Currently, in an informal, voluntary poll on eNews Park Forest’s Facebook page, five people said they donated to Mr. Vanderbilt’s campaign; two said they donated to Trustee Brandon’s campaign. In Mr. Vanderbilt’s case, if these individual contributors donated before he declared his committee, he was not required to disclose the amount they donated. If, however, anyone contributed after he filed his Statement of Organization form D-1 on March 18, no matter the amount, he was required to report the amount donated.

Like Illinois finances or not, the campaign disclosure laws are very clear and very transparent, “A political committee does not have any filing obligations until it exceeds $5,000 unless it voluntarily files a D-1 prior to reaching the $5,000 threshold. The requirements to disclose contributors and committee expenses take effect once the committee has accepted contributions or made expenditures in excess of $5,000. The contribution or expenditure that places the committee over the threshold is the first item reported.”

However, if a candidate has not reached the $5,000 threshold but still declares her or his committee, from that point forward, once the committee has been declared, she or he must report to the state every penny received. Only contributions of $1,000 or more must be itemized.

“The most important of those is the required quarterly reports,” Mr. Dietrich told eNews Park Forest. “If you get any contribution of more than $1000 those have to be reported immediately, within five business days or within two business days if you are within 30 days of an election. If you form a committee, you don’t start reporting until you either form a committee, from that day forward you’re reporting but if you wait until you reach the $5000 threshold and then you form your committee you only have to report from the point that you went over $5000.”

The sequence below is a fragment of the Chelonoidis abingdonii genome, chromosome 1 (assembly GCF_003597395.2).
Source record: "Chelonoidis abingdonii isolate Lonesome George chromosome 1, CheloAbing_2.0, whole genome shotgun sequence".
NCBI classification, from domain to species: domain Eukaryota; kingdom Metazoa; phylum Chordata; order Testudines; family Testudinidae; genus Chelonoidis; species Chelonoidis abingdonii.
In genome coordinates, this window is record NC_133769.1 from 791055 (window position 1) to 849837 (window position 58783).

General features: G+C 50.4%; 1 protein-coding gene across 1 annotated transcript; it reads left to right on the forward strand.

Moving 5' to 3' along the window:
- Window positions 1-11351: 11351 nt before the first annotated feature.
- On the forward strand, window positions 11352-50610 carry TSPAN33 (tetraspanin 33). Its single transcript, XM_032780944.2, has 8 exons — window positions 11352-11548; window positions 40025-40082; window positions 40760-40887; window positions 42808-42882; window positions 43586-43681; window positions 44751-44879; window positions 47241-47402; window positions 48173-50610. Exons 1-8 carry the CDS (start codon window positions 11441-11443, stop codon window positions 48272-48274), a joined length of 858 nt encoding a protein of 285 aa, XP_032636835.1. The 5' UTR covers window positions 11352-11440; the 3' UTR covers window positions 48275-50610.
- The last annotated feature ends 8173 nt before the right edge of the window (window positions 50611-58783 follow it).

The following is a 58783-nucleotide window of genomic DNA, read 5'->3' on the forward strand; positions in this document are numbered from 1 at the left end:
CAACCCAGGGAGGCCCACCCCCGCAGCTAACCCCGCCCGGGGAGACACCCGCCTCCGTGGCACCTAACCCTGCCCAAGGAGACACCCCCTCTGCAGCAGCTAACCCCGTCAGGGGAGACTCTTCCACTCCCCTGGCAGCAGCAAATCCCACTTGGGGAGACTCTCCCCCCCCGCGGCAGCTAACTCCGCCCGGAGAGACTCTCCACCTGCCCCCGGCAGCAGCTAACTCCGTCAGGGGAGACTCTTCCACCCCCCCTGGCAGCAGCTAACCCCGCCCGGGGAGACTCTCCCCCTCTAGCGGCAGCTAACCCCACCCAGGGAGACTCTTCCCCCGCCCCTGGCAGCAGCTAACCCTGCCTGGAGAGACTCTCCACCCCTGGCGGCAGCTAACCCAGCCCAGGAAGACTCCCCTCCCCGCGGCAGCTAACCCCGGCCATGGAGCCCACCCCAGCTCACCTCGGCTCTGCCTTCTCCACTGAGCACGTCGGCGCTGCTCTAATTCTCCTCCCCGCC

Mayor-elect Vanderbilt filed his D-1 with the Illinois State Board of Elections on March 18, 2019. According to his D-1 filing, his committee was created on March 15, 2019, he had $2,500 in funds available as of the creation date.

Trustee Brandon’s D-1 was filed on February 7, 2019, reported a creation date of February 2, 2019, and had $3,080.93 in funds available as of the creation date.

Once these candidates filed their respective D-1 forms, they were then obligated to report any and all contributions, itemized or not, made to their respective campaigns after the D-1 was filed.

According to records filed by the candidate, Mr. Vanderbilt reports receiving $2,500.00 from the Chicago Regional Council of Carpenters PAC, 12 E. Erie St., Chicago, IL, 60611-2796, on March 15, 2019, the date he reported on his D-1 filing that his committee was created.

Mr. Vanderbilt reported receiving one “Itemized” contribution of $500.00 from Protext Car Care, Inc., 10 Norwood Blvd., Park Forest, IL 60466, on March 29, 2019. Lifetime Automotive/Muffler & Brake has been in business at that address for a long time.

Finally, Mr. Vanderbilt reported receiving $1,500.00 from MORePAC-Main Street PAC of RPAC IL, 6655 S. Main St., Downers Grove, IL 60516, on March 18. This PAC represents Illinois Realtors, according to IllinoisSunshine.org. Mr. Vanderbilt’s Schedule A-1 disclosure form refers to this organization as “Main Street Organization of Realtors P.A.C.” with no address listed.